The future of Emergency Management is SPEARS

  • Published
  • By MSgt Chauncey Reed
  • 188th Wing

The Air National Guard's Specialized Personnel and Equipment for Austere Reconnaissance and Surveillance (SPEARS) course was hosted May 23 by the 188th Wing at the Fort Chaffee Maneuver Training Center outside of Fort Smith, Arkansas.

“The 188th Emergency Managers developed this course to transform the carrier field from primarily working in an office environment to conducting operations in a degraded combat environment,” said Chief Master Sergeant Josh Rich, 188th Wing emergency manager chief and SPEARS course manager. “With the relationships and outstanding facilities we have at the Chaffee Maneuver Training Center Arkansas, this was the ideal location to challenge our airmen and instigate this change.

SPEARS is a one-week course developed in response to the ever-changing nature of modern warfare. It equips Airmen with skills and knowledge needed to navigate the evolving landscape of future operations while operating effectively in small, mobile teams. With a strong emphasis on competition and deterrence against adversaries, as well as addressing the challenges of accessing locations and sustaining operations, this course is positioned to play a pivotal role in the Air Force's strategic objectives.

"We are evolving, not stuck in what we were doing in Southwest Asia or previous conflicts. We are adapting to the ever-changing environment," said Chief Master Sergeant David Frates, from the 103rd Airlift Wing in Windsor Locks, Connecticut, and is the National Guard Bureau’s A4X FEMA region one emergency manager chief.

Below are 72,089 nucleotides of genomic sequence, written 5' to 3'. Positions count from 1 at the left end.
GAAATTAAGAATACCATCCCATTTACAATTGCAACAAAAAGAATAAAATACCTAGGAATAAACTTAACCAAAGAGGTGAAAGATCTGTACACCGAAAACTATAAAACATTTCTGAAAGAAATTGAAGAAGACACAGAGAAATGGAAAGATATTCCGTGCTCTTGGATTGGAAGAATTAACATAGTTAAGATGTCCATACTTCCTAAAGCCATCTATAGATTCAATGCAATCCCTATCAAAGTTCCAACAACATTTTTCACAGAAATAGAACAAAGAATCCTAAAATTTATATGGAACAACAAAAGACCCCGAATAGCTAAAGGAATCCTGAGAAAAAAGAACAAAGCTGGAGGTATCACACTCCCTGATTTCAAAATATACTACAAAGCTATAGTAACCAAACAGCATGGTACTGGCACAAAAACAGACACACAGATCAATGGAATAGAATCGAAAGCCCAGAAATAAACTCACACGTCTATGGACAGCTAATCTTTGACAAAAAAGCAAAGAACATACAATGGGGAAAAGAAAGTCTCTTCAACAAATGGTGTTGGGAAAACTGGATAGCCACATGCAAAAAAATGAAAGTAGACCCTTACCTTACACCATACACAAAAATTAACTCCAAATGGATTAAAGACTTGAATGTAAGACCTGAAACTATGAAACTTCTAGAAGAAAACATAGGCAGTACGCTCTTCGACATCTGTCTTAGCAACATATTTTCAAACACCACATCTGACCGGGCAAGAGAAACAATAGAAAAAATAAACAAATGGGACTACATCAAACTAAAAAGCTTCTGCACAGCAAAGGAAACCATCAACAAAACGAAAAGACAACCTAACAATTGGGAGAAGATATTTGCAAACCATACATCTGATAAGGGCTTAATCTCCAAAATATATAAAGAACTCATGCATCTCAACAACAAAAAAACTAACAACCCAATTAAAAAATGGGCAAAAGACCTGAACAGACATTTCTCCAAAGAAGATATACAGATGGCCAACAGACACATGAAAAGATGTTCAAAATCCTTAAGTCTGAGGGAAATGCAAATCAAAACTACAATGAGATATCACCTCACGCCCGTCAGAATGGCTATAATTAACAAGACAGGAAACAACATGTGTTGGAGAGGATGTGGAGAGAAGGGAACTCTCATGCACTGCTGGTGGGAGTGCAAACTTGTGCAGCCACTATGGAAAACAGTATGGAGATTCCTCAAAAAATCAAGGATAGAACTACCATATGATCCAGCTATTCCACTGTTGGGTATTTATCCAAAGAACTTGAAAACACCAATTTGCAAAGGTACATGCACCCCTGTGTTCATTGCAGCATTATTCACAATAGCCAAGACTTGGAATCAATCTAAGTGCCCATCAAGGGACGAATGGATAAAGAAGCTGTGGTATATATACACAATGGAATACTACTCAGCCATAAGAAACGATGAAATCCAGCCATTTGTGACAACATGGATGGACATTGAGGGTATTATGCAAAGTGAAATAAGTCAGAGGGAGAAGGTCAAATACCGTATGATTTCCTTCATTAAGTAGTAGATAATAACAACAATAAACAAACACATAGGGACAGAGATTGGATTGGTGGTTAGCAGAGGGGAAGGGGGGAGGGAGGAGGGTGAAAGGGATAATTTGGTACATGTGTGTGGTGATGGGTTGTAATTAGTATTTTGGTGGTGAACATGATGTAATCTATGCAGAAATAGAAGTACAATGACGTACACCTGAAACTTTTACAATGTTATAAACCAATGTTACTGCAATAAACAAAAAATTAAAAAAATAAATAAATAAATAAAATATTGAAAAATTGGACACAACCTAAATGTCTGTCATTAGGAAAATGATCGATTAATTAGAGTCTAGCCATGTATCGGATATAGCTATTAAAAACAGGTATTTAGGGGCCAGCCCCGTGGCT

These small teams form part of a demand force package. When a combatant commander identifies a need for this type of Emergency Management CBRN (Chemical, Biological, Radiological, and Nuclear) team, he or she can call the team to address concerns. This is essential for hazards at a contingency location requiring better understanding, categorization, or mitigation. The team can load onto an aircraft and reach the target as quickly as possible. Once on-site, the team provides vital information to the combatant commander to develop a comprehensive picture of all hazards at the site.

Through tactics training and exercises, the Emergency Management career field implemented a strategic process to consolidate a large equipment and personnel package into a single vehicle strike team to be efficiently transported to any required location. This consolidation focuses on maintaining the elements necessary for CBRN reconnaissance and other requirements to operationalize a contingency location.

"This is the kind of training I've wished I had throughout my entire career," said Senior Airman Tyler McPherson, a SPEARS student from the 103rd Airlift Wing. "The most crucial aspect of this training is pushing people outside of their comfort zones.”

McPherson further emphasized it's easy to become too focused on familiar regulations and hazards. Emergency Management leaders are evaluating threats, looking ahead to future fights, and ensuring Airmen are prepared.

Graduates have lauded the course for its practical application and relevance to real-world scenarios, enabling them to become more resilient, adaptable, and proactive emergency managers.

During the course, students encounter scenarios that require self-navigation to a specific location and identification of potential hazards. Students also participate in a 72-hour field training exercise where they eat, sleep, and operate in the field. The course also tackles the challenges associated with accessing and sustaining operations in theater which is necessary to compete and deter adversaries.

"Embrace the challenges; the course isn't easy. Students will face struggles, but we must encourage them to persevere, embrace the difficulties, and push through," said SPEARS instructor Technical Sergeant Daniel Johnston, from the 163rd Attach Wing at March Air Base, California. "Our goal is to develop highly-trained Airmen who can accomplish missions regardless of their placement.”